by director Tim Hetherington

I had no idea when I first went to Afghanistan in 2007 that I would end up making a feature-length film. I guess that's a strange thing to admit—but then Restrepo is no ordinary movie. My colleague Sebastian Junger and I have reported on conflicts around the world for over ten years, and this film is a distillation of everything we have come to understand about young men and war. The story line is straight forward—we follow a platoon of U.S. soldiers from Battle Company‚Ä®stationed in a remote mountainous area of Afghanistan over the course of their deployment. But the circumstances become extraordinary... a couple of months in and nearly a fifth of all fighting in Afghanistan is taking place in this remote 6-mile long valley; 70% of U.S. bombs are being dropped in the surrounding area, and Battle Company is running a casualty rate of one in four killed or wounded.

The movie takes its title from Juan Restrepo, the medic of Second Platoon who gets killed early on during the deployment. The soldiers build a small outpost on the side of a rugged mountain and name it in his honor. The place has no running water or electricity, no phones or internet, no simple amenities like chairs. It clings high up at the far end of the valley, on the edge of insurgent-held territory—and could well be the most exposed outpost in one of the remotest places where U.S. forces are stationed.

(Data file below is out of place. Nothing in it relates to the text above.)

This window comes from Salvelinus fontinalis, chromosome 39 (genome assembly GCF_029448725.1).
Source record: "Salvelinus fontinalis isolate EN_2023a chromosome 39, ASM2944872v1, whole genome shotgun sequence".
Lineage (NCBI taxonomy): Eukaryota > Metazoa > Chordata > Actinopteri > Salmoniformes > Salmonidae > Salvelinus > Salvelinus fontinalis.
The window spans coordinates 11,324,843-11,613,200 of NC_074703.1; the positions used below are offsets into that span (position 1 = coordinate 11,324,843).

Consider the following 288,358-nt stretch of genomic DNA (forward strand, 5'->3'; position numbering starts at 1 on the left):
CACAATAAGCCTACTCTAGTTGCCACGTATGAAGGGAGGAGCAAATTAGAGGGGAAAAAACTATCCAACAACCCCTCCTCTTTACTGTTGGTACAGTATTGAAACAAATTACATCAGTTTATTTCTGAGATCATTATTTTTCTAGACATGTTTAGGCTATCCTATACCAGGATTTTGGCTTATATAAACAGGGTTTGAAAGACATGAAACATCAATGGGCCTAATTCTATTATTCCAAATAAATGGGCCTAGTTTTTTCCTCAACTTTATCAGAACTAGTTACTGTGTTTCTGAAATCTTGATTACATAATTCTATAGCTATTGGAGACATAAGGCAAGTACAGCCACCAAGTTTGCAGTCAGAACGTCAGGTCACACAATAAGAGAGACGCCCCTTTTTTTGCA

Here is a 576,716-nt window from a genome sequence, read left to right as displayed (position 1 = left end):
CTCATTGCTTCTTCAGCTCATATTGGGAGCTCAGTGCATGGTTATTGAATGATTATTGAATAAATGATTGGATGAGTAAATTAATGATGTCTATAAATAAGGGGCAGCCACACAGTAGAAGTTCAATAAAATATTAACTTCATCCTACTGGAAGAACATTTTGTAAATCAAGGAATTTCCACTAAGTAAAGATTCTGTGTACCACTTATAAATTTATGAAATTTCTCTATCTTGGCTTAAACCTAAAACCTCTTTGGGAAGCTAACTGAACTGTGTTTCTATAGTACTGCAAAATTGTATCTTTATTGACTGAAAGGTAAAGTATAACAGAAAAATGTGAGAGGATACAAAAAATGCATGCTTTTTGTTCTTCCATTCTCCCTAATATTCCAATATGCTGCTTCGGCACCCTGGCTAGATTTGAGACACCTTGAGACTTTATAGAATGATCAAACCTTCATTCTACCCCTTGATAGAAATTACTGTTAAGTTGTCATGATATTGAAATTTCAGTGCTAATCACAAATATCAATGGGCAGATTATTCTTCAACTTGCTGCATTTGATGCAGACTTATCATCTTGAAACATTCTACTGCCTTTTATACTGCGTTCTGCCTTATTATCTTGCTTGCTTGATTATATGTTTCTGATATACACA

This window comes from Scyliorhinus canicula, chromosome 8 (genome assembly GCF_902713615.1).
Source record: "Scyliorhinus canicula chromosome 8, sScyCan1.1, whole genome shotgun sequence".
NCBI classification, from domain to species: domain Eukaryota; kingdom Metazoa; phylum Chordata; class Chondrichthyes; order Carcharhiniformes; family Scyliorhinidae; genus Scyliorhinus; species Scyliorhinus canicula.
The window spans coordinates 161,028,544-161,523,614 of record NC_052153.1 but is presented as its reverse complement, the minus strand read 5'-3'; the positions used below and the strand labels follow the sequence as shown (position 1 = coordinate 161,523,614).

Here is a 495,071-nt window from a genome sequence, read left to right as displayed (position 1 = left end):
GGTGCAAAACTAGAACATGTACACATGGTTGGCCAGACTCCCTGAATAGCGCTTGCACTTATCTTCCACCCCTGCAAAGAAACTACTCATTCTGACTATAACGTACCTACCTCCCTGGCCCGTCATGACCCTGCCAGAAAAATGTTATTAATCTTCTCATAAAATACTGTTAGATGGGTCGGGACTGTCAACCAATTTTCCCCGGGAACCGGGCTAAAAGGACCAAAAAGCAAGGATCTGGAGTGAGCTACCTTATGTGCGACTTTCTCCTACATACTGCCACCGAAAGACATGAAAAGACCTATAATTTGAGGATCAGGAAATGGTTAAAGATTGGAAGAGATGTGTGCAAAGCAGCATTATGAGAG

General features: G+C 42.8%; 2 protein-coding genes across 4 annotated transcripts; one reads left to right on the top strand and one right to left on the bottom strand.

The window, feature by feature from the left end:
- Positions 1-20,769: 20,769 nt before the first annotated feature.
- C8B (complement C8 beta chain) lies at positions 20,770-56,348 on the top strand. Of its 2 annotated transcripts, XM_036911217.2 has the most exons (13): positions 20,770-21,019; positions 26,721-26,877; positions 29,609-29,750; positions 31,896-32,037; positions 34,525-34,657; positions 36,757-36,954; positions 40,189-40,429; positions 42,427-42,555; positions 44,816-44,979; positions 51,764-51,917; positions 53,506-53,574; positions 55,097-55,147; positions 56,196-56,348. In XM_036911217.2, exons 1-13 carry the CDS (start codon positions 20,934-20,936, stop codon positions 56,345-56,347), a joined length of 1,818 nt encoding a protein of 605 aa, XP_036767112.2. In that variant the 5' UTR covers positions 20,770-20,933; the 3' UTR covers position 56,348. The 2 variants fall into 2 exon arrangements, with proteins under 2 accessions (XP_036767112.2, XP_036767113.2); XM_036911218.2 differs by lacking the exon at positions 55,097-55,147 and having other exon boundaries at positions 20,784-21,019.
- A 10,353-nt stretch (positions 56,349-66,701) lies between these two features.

Our idea was simple—let's make the most visceral war film you've ever seen. We wanted to show you things you've never seen before, take you as close as you can get into real combat, present you with a grunt's-eye view of the war, offer you a peek into the young male psyche. We don't present you with politicians or generals or maps or propaganda. For 93 minutes we'll take you on a combat tour with all its humor, fear, sadness and excitement.

There was a brotherhood out there, and this movie is about that brotherhood—a glimpse through the keyhole into a room few people will ever know. The men of Second Platoon have seen the movie, their wives have seen it, and Vietnam vets have seen it. In their different ways they have all told us: "No one understands why we're so messed up, and no one understands why we want to go back. This movie explains it all."

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